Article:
If you want to go next slide, this particular workout is up on a website called and BCAN is the password. So if anybody wants to go out there and look at that. I think there might be a typo here. I don’t think you need the wow at the end of it. So that’s my journey with having bladder cancer and exercising through cancer and the treatments and how to keep it fun and interesting and short. And also, how it coexisted with that treatment program that I had. So I thank everybody for the time. At this point I’ll turn it over to Mark.

Stephanie Chisolm:

That was awesome. And Scott, maybe what we’ll do is find out how we can get some pictures of you doing some of these different workouts that we can put into the transcript later on. Sure. So that’ll be really helpful to kind of show people what they look like. So Mark, take the way.

Mark Block:

Thank you so much Stephanie. And Scott, there are a few things that you talked about that I’m going to bring up today about setting goals and maintaining your vision. I am Mark Block. I am a certified personal trainer and coach. I’m also the creator and host of an online wellness program,, which I focus and summarize as focusing on the crossroads of health and happiness. Now, we’ve been talking about exercise and exercise as Scott has proven, is great for relieving stress because a lot of what we go through in this journey through the diagnosis, through treatment, through surgery is the stress we’re under.

It’s interesting that exercise does lead to stress, but all stress is not relieved by exercise. So it’s important if we look at stress so we can maintain our goals, maintain our visions. As Scott said, you have to have a reason to do it. So we can’t let stress get in the way of moving forward. Next slide please.

There are three different kinds of stress. There’s situational stress, which is caused by the environment around you. Somebody jumps in front of you. You’re driving your car, someone jumps in front of you, you slash on the break. Every system in your body goes into stress. There’s physiological stress and this is the body’s response to trauma. Insomnia, sleep disorders are physiological stress.

Giving birth is physiological stress. Head traumas are physiological stress. This is stress that you really can’t control. And there’s psychological stress. Psychological stress is mostly self-induced. You get a Dion exam. You are way stressed out. You get diagnosed with bladder cancer, you’re way stressed out. But the key is that like this guy holding the ball, only you can control the squeeze of that stress is putting on you.

So I’d like to focus, next slide please, on the psychological stress because that’s really what we’re dealing with. And we all tend to be hard on ourselves. As Scott had said, we do a lot of self-talk, which is very detrimental to us. It is ineffective, it is self-sabotaging and it’s a very difficult habit to break. But if you believe in change, you can relieve the stress, you can believe in your goals, you can create a new you. You can stop being hard on yourself. I would suggest maybe you take some post-its and stick them up on your board like this and try to stop being hard on yourself. It’s not an easy thing to do. It takes time. Next slide please.

So let’s talk a little bit about stress management. Stress management, you can be either reactive or proactive. This guy here holding up these blocks is being very proactive. He is making sure and looking at why it happened in the last place and stopping it, why it happened in the first place and he’s stopping what’s going on.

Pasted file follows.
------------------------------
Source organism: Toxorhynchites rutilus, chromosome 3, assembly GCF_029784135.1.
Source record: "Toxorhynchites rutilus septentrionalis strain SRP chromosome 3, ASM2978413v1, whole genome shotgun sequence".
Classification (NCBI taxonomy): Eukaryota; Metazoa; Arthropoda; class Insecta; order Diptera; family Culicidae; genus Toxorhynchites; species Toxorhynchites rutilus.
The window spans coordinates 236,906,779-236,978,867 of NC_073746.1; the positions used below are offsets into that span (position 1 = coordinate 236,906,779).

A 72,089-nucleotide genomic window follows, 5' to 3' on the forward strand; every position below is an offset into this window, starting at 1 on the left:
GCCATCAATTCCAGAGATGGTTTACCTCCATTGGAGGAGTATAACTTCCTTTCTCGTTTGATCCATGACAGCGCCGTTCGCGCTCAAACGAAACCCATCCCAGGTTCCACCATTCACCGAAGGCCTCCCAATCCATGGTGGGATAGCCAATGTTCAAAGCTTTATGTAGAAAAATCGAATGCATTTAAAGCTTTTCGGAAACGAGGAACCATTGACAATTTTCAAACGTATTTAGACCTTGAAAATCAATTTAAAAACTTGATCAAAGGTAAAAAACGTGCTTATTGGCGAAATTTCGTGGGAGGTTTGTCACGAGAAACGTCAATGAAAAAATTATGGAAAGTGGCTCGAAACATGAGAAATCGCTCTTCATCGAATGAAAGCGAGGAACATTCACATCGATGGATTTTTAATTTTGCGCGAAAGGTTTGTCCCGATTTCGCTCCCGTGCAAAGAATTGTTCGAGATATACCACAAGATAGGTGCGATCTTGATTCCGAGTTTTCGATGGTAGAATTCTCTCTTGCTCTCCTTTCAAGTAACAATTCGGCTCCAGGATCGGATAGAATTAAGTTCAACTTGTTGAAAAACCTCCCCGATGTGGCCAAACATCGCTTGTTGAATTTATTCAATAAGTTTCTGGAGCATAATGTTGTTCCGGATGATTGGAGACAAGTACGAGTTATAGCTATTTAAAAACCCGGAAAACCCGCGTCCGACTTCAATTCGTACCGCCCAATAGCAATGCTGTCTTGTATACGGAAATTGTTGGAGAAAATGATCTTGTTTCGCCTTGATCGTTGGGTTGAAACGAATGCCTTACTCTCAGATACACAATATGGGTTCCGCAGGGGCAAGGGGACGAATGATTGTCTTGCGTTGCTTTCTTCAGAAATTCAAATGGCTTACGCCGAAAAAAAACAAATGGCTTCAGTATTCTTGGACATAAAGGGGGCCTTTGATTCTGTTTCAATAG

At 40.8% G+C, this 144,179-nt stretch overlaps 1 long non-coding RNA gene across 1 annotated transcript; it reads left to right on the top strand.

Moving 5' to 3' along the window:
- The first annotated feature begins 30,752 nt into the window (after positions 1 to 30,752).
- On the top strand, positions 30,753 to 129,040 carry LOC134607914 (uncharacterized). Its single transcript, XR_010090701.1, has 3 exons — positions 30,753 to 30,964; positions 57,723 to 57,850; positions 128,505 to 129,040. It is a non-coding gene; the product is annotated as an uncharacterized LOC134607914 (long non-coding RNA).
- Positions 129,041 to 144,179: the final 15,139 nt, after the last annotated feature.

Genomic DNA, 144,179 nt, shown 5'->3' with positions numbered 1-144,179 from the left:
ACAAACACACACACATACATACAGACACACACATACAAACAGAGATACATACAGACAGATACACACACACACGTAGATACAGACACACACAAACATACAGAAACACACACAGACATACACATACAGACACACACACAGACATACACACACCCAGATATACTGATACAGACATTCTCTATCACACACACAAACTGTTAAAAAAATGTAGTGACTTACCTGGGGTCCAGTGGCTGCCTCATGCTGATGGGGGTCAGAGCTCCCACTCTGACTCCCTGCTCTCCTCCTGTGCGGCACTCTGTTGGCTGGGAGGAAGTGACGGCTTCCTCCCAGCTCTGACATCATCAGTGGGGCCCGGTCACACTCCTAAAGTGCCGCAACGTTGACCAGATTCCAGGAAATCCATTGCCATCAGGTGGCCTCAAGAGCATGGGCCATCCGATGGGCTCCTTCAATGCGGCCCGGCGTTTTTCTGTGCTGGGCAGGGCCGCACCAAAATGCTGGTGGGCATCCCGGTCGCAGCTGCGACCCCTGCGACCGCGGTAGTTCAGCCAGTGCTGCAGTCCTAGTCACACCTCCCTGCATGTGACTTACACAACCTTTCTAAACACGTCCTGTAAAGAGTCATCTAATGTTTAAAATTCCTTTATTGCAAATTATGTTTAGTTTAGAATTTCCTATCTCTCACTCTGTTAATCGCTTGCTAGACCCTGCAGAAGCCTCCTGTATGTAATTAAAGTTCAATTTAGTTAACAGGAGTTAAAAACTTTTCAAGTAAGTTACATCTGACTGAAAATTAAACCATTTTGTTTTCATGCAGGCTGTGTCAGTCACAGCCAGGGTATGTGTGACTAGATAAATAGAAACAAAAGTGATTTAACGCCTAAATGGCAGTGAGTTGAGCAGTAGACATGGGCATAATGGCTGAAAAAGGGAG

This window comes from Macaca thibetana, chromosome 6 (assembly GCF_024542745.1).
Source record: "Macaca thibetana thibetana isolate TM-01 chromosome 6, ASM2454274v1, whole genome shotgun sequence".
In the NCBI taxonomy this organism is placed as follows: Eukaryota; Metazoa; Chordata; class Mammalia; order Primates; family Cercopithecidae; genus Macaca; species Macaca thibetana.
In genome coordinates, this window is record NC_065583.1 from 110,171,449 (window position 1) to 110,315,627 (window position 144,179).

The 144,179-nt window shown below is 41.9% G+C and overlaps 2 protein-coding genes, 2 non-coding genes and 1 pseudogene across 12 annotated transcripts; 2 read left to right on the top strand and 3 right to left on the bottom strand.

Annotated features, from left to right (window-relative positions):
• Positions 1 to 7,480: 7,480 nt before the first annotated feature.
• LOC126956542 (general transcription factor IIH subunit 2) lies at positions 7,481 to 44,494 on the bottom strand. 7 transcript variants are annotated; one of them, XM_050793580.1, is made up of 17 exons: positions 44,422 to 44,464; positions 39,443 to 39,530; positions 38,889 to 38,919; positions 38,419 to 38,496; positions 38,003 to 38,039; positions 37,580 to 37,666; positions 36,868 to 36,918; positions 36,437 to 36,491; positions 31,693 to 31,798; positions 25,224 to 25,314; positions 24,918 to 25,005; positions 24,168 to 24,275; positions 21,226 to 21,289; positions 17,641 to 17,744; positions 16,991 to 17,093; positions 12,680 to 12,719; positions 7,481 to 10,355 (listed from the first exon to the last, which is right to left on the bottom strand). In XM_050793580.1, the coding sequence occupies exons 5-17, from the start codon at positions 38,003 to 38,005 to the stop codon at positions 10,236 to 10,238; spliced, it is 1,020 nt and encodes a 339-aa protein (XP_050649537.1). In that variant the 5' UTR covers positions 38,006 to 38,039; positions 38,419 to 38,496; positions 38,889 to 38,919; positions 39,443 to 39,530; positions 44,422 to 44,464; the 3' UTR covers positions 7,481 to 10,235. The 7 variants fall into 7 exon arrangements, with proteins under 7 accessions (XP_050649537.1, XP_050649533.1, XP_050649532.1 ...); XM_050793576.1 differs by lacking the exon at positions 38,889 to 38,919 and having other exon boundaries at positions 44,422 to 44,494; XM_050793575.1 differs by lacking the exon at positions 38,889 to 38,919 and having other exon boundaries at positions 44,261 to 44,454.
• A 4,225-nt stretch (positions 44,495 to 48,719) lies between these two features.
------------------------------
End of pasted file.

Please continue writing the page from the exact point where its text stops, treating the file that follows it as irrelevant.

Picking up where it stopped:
But most of us are reactive. I must say that no matter what action you take against stress, no matter what activity, exercise, it’s excellent because you are dealing with stress. It’s working. But what you’re doing is you’re managing the symptoms. And the problem with managing the symptoms is they can come back at you, they can overtake you and the stress can become a part of your life again. So it’s very important that you learn how to manage the psychological stress by reaction and proaction. So what I’d like to do is now look at the proactive side of this stress management. Next slide please.

Now first… Sorry, let’s look at the reactive side for just a minute because we’ve all tried these different methods. I mean, here’s a little list. Obviously, physical exercise is good. Mental exercise, yoga. Yoga begins to slip into the proactive. But any one of these is excellent. They are reactive though.

Hugs. I love hugs. Have you guys tried hugging lately or any of you real huggers? I’d like to hug. If you’ve never done it before, which is kind of odd, I’m sure, give it a shot. You’d be surprised how nice it is. But things like yoga, which do move into the proactive side are really the best place to start managing psychological stress. So next slide please.

So when you’re thinking about proactive management, there’s really only three options you have. You can think out of the box and you can look at things differently. You can look at stress differently. You can think about how it affects in a different way. You can change your selfie. It’s what you see, what people see about you, what you want them to see. You can write a new elevator pitch. You can tell a new story.

And once you embrace these three things, then you got to look at stress and embrace the stress, and embrace the change. Now, would you do me a favor? Just make sure you’ve got your camera ready. I’ve got a little project for you in a couple slides. If we were in a meeting, I’d explain it to you, but we’ll go over that in a couple slides. Next slide please.

So let’s talk about thinking out of the box for just a minute. Our self-perception, our self-esteem, our self-confidence, this is what defines us. This is what defines our personal space. It’s that boxing rhythm. It’s how we deal with this perspective that determines how we move forward. I’ve got here, wherever you go… There you are. And sadly this is true most of the time.